The article below entitled “Israel features Cyrus Declaration, several nations honor Magna Carta” appeared in the Linn’s Stamp News and Insights website on May 15, 2015. Kindly note that the pictures and accompanying captions seen below did not appear in the original Linn’s Stamp News and Insights article.
Recent stamps commemorate two historic charters: the Cyrus Declaration of 538 B.C. and the Magna Carta of A.D. 1215. Israel pictures the Cyrus Declaration, also known as the Cyrus cylinder, on an 8.30-shekel stamp issued April 14.
The Cyrus Declaration Stamp Sheet (Source: Israel Post).
In announcing this stamp on its website, the Israel Post stated:
“In 538 BCE king Cyrus made a public declaration granting the Jews the right to return to Judah and rebuild the Temple in Jerusalem.”
The biblical book of Ezra begins with the king’s decree. The tab, or label, attached to the stamp includes a portion of Ezra 1:3, “Anyone of you of all His people … and let him go up to Jerusalem.”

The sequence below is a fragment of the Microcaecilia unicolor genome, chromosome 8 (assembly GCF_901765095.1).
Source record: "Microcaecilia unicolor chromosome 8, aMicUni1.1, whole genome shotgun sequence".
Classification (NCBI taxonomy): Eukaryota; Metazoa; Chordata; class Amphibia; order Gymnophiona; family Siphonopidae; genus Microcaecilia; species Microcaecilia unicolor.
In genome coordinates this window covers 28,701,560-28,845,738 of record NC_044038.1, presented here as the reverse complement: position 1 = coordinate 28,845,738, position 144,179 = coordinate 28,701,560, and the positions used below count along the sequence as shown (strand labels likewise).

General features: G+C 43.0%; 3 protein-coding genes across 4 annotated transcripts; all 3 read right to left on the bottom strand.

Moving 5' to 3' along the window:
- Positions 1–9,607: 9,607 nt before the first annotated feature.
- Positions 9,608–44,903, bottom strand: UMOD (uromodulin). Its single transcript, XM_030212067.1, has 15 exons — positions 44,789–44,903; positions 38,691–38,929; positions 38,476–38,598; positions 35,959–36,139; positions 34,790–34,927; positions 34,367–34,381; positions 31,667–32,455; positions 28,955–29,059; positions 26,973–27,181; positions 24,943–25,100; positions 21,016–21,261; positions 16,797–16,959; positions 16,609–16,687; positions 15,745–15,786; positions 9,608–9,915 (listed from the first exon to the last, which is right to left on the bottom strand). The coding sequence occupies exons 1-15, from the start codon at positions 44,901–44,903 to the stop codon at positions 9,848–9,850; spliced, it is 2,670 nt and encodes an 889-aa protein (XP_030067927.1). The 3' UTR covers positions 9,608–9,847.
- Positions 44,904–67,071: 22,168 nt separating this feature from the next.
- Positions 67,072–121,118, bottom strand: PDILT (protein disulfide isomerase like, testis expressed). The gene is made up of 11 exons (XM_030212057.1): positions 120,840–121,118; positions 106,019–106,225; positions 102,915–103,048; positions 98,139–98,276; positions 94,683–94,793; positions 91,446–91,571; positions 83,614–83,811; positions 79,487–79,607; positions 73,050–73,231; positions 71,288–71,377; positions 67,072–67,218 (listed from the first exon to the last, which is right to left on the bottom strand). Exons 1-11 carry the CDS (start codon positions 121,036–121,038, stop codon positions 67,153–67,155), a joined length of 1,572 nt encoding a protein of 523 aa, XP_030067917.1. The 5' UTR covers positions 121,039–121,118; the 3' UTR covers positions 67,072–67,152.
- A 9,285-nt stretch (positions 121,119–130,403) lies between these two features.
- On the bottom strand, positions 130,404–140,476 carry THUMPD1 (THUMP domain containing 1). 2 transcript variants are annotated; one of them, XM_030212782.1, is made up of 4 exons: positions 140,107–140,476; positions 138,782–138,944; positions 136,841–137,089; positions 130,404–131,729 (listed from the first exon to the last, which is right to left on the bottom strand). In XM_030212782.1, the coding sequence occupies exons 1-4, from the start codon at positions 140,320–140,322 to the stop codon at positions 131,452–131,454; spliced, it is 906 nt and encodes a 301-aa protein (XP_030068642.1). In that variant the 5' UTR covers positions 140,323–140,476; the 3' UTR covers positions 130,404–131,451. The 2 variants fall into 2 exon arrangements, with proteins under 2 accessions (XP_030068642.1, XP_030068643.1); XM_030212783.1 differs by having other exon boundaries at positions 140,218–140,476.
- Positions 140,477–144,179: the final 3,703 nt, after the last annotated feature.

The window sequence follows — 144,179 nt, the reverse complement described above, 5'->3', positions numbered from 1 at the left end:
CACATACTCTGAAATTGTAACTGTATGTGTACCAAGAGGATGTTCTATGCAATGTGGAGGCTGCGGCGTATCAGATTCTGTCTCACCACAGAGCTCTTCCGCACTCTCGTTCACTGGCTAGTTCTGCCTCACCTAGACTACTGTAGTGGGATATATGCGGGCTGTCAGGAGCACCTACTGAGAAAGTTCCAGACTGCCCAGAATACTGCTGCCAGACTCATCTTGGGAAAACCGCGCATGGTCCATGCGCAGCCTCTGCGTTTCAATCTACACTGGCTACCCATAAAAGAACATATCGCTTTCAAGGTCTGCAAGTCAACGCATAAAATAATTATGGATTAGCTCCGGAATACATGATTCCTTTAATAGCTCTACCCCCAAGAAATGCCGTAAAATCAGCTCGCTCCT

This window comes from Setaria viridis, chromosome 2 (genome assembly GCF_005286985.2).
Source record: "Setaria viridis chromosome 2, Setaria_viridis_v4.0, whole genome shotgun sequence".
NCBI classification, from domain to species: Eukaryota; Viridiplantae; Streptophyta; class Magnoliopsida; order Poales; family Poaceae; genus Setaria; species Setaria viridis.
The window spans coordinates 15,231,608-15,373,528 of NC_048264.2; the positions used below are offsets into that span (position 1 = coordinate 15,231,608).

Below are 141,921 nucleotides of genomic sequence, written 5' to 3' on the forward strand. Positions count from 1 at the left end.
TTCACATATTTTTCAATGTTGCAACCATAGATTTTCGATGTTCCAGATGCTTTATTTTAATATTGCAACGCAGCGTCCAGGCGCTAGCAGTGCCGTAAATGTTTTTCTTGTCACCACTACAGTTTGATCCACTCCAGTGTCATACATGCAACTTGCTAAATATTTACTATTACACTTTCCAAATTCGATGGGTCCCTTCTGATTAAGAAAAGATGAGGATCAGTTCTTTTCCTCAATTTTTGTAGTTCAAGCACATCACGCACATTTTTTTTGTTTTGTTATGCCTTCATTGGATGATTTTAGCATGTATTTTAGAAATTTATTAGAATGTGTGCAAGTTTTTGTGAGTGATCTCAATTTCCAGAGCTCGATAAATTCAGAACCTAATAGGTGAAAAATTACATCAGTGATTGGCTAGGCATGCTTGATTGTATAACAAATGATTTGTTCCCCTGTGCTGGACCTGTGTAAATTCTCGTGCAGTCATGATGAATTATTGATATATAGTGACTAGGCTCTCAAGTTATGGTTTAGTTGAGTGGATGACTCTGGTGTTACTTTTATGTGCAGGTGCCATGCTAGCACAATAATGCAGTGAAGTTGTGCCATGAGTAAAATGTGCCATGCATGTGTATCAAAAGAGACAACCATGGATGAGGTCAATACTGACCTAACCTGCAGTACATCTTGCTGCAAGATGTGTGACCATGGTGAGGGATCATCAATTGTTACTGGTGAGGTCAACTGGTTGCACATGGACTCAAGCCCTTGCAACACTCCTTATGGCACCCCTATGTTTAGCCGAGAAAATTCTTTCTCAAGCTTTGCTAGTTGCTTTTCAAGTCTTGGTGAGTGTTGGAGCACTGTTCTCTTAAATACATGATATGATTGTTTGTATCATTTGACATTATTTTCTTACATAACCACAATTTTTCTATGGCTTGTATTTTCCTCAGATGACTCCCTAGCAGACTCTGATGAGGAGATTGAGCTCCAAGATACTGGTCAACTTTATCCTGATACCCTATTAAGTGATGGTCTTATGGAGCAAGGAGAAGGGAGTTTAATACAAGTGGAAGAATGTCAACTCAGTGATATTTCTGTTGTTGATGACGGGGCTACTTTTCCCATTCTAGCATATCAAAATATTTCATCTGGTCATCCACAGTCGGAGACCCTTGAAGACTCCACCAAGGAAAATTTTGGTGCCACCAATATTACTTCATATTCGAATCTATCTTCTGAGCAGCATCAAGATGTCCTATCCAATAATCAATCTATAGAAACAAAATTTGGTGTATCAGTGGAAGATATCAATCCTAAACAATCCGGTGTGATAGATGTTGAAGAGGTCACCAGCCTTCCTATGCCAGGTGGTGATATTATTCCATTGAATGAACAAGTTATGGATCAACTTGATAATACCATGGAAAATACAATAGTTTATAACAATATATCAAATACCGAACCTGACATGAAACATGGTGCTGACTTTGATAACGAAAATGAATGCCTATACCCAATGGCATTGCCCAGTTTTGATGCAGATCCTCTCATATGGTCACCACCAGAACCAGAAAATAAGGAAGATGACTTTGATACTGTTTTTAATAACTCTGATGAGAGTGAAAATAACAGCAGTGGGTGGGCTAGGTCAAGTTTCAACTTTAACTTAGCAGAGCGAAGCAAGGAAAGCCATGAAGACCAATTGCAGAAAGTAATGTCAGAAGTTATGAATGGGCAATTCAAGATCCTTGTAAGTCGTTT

When History goes beyond Politics: Koresh or Cyrus street in Jerusalem. There is currently no street named Cyrus or Koroush in Tehran, the capital of Iran today (for more see here…). There is also an “Iran” street in Israel; see also “Iranian Schindler who saved Jews from Nazis“.
The stamp pictures the cylinder, which was discovered by Hormuzd Rassam during a British Museum archaeological excavation in 1879 in Babylon.
The British Museum, in a press release announcing that the cylinder would be displayed in five museums in the United States in 2013, explained its significance:
“The Cyrus Cylinder is one of the most famous objects to have survived from the ancient world. The Cylinder was inscribed in Babylonian cuneiform (cuneiform is the earliest form of writing) on the orders of the Persian King Cyrus the Great (559-530 BC) after he captured Babylon in 539 BC. It is often referred to as the first bill of human rights as it appears to encourage freedom of worship throughout the Persian Empire and to allow deported people to return to their homelands … ”
Iranian Jews praying during Hanukkah celebrations on Tuesday, December 27, 2011 at the Yousefabad Synagogue, in Tehran, Iran (Source: Wodu). For more see “Professor Jacob Neusner: Persian Elements in Talmud“.